124:             $arrayref->[$index] = [ (split($second) || $_)];
 125:             $index++;
 126:         }
 127:         return $arrayref;
 128: }
 129: 
 130: sub superjoin{
 131:         my $array = pop || return undef;
 132:         my $first = shift || "\t";
 133:         my $second = shift || "\n";
 134:         my $text = '';
 135:         return undef unless( ref($array) eq 'ARRAY' );
 136:         return undef unless( ref($array->[0]) =~ /ARRAY|HASH/ );
 137:         my $arrayarray = [];
 138:         for $arrayarray (@$array) {
 139:                 $text .= join( $first, @$arrayarray );
 140:                 $text .= $second;
 141:         }
 142:         return $text;
 143: }
 144: 
 145: 1;

Comment on Supersplit
Download Code
Re: Supersplit
by ichimunki (Priest) on Dec 20, 2000 at 18:31 UTC
    Cool function ideas.

    The POD doesn't work for me as posted. I put in some blank lines after/before heading directives, changed the list sequence to a
    =head1 METHODS =head2 name =B<usage> text paragraph =head2 name...
    construction and then it was readable-- although not the usual way I've seen methods listed.
      Granted: I should have checked the POD. Added empty lines, fixed the item's. Checked it, it's parsable now. I'm not familiar with PODs for methods, so if someone could give some pointers, it would be appreciated. Eventually, I would like to submit this as a module. So should I adhere to a module-like POD, or should it be in the method form?

      Thanks for the reply and the compliments, mrmick too.

      Have fun,

      Jeroen
      I was dreaming of guitarnotes that would irritate an executive kind of guy (FZ)

Re: Supersplit
by mrmick (Curate) on Dec 20, 2000 at 18:40 UTC
    Awesome!!

    Me tries it and Me likes it!

    I can see some definite uses for this one! Thanks, jeroenes , for sharing it with us. ++ for you.

    Mick
Re (tilly) 1: Supersplit
by tilly (Archbishop) on Dec 31, 2000 at 08:03 UTC
    OK, I took the idea and did basically a complete rewrite. In particular I noticed the following:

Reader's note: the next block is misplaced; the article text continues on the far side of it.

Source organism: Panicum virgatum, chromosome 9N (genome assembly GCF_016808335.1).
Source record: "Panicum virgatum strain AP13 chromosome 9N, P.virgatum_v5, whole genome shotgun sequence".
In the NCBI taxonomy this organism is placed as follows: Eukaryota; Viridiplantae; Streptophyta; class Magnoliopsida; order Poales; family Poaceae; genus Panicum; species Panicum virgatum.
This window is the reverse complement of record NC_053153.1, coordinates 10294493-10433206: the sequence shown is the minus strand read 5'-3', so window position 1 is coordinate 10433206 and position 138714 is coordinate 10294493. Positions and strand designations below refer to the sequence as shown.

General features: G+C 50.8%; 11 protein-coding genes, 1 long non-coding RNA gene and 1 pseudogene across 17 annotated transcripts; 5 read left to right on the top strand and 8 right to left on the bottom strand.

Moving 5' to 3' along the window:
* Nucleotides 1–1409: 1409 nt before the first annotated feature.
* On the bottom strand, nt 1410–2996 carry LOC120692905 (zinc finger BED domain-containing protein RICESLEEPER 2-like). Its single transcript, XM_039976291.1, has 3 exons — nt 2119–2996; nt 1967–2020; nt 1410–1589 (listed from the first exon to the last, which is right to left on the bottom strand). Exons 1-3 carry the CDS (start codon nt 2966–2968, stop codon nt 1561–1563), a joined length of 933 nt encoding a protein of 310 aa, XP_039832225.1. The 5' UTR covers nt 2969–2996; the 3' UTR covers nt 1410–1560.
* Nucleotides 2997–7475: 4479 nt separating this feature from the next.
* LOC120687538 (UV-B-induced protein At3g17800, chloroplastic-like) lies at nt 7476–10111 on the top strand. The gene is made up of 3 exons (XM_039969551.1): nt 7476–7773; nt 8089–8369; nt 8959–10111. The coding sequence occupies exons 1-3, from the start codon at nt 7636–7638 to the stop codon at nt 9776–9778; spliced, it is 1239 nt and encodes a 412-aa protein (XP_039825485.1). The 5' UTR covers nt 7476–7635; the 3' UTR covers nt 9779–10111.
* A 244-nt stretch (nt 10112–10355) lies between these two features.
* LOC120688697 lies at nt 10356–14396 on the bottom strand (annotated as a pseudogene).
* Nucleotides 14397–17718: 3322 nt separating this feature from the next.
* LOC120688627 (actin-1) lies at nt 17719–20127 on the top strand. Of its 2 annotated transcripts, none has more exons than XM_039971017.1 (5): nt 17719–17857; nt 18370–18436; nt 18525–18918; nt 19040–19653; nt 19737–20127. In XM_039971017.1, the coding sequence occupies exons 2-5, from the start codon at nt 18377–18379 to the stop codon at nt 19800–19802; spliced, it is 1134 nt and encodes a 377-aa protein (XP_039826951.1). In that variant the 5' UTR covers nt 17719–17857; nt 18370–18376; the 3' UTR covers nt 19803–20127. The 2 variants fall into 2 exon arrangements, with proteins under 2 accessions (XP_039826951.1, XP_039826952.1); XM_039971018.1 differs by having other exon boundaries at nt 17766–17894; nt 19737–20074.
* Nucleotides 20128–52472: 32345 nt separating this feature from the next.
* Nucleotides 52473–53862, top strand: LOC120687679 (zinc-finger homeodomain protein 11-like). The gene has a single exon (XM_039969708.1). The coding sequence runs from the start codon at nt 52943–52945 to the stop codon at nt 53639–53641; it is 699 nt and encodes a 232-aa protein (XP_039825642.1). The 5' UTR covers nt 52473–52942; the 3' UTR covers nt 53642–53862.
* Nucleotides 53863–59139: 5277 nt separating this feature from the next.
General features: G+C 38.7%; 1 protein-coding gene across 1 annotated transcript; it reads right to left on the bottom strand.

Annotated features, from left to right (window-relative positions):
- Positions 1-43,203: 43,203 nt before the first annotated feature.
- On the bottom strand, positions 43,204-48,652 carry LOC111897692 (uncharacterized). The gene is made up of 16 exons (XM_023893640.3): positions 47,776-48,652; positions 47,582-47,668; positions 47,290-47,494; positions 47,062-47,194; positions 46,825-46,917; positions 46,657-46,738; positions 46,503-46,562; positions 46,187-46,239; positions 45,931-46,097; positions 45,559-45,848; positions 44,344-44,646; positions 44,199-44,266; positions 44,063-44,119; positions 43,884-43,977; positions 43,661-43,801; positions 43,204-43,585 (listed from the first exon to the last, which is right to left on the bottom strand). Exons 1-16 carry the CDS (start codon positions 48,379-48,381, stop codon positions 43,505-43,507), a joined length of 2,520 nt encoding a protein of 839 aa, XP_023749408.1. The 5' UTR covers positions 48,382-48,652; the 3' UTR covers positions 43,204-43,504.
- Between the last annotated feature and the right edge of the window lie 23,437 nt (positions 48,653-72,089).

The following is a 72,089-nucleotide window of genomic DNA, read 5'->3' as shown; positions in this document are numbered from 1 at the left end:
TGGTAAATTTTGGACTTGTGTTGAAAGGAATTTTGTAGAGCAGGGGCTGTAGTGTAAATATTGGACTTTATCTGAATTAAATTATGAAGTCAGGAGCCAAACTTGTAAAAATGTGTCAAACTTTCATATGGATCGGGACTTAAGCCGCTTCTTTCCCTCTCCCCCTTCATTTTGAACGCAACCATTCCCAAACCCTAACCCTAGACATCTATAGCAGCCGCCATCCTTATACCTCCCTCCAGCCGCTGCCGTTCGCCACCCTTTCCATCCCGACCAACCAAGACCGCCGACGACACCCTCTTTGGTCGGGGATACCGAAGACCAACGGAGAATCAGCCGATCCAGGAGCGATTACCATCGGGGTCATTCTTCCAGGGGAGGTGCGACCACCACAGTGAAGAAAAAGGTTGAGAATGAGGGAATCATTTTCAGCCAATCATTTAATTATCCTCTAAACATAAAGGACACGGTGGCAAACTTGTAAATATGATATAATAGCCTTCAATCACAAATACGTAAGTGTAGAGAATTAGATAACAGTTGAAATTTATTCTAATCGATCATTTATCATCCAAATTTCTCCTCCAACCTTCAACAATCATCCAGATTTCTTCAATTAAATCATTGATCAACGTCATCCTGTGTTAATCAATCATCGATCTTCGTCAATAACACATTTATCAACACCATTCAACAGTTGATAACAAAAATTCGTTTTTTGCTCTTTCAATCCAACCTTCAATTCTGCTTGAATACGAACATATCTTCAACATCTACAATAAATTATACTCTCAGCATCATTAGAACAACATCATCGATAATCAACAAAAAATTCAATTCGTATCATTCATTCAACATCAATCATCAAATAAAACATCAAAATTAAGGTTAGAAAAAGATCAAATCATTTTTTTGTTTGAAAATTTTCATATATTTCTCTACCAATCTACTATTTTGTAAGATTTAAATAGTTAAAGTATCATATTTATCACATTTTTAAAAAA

1. I made the interfaces less magic. For instance you have this magic stuff on the filehandle. I made that a separate function. This will work with tied filehandles as well. For the same reason I stopped using $/ because the author of a tied method may not pay attention to that.
    2. If you are a module, there is no need to do initializations in a BEGIN block.
    3. I would have moved your functions into @EXPORT_OK as Exporter suggests, but you want this for one-offs. OK, TIMTOWTDI. But if I was using it I would have made that change.
    4. I wondered if your @VERSION was meant to be $VERSION.
    5. I note that there is no equivalent to the third argument to split. I played both ways with that then left it alone. Just note that trailing blanks will get split.
    6. I am doing a rewrite and didn't include any POD. You should.
    7. I made this n-dimensional because, well, because I can.
    8. You were not completely clear what the argument order was, and naming the first one $second and the second one $first is IMO confusing. I made it recursive, but still you should note the naming issue. If you wanted 2-dim I would suggest $inner and $outer as names.
    9. You are using explicit indexes. I almost never find that necessary. In this version I use map. Otherwise you could push onto the anon array. Avoiding ever thinking about the index leads to fewer opportunities to mess up, and often results in faster code as well!
    10. I am using qr// to avoid recompiling REs. Given the function call overhead this probably isn't a win. I did it mainly to mention that if you are going to do repeated uses of an RE, you can and should avoid compilation overhead.
    11. The reason for my wrappers is so that my recursion won't mess up on the defaults. :-)
    12. I considered checking wantarray, but the complication in the interface did not seem appropriate for short stuff.
    13. Note that this entire approach is going to fail miserably on formats with things like escape characters and escape sequences. For instance the CSV format is never going to be easily handled using this. Something to consider before using this for an interesting problem.
    Oh right, and you want to see code? OK.